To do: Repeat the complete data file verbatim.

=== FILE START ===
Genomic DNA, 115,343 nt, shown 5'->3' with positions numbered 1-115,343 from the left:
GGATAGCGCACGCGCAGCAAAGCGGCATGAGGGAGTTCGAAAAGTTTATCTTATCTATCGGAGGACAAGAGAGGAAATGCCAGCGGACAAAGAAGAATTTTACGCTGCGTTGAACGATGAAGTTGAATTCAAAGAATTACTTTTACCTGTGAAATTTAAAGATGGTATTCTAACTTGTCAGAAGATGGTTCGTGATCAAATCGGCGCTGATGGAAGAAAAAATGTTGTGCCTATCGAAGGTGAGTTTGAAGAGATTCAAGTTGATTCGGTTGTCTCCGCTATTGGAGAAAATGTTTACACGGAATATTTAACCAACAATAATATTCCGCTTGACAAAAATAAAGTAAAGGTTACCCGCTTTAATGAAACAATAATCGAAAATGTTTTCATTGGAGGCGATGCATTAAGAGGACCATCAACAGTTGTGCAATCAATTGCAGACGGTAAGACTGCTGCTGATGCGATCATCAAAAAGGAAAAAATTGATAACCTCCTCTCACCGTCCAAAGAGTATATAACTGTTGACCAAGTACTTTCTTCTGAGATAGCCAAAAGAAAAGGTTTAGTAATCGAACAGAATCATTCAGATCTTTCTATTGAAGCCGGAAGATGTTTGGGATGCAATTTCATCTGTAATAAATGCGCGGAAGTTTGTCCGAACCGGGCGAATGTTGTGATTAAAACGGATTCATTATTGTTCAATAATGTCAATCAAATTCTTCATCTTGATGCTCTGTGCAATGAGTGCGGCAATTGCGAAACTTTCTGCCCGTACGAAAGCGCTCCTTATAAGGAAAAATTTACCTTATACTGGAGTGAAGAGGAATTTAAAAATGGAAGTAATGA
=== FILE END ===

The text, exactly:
Genomic DNA, 115,343 nt, shown 5'->3' with positions numbered 1-115,343 from the left:
GGATAGCGCACGCGCAGCAAAGCGGCATGAGGGAGTTCGAAAAGTTTATCTTATCTATCGGAGGACAAGAGAGGAAATGCCAGCGGACAAAGAAGAATTTTACGCTGCGTTGAACGATGAAGTTGAATTCAAAGAATTACTTTTACCTGTGAAATTTAAAGATGGTATTCTAACTTGTCAGAAGATGGTTCGTGATCAAATCGGCGCTGATGGAAGAAAAAATGTTGTGCCTATCGAAGGTGAGTTTGAAGAGATTCAAGTTGATTCGGTTGTCTCCGCTATTGGAGAAAATGTTTACACGGAATATTTAACCAACAATAATATTCCGCTTGACAAAAATAAAGTAAAGGTTACCCGCTTTAATGAAACAATAATCGAAAATGTTTTCATTGGAGGCGATGCATTAAGAGGACCATCAACAGTTGTGCAATCAATTGCAGACGGTAAGACTGCTGCTGATGCGATCATCAAAAAGGAAAAAATTGATAACCTCCTCTCACCGTCCAAAGAGTATATAACTGTTGACCAAGTACTTTCTTCTGAGATAGCCAAAAGAAAAGGTTTAGTAATCGAACAGAATCATTCAGATCTTTCTATTGAAGCCGGAAGATGTTTGGGATGCAATTTCATCTGTAATAAATGCGCGGAAGTTTGTCCGAACCGGGCGAATGTTGTGATTAAAACGGATTCATTATTGTTCAATAATGTCAATCAAATTCTTCATCTTGATGCTCTGTGCAATGAGTGCGGCAATTGCGAAACTTTCTGCCCGTACGAAAGCGCTCCTTATAAGGAAAAATTTACCTTATACTGGAGTGAAGAGGAATTTAAAAATGGAAGTAATGA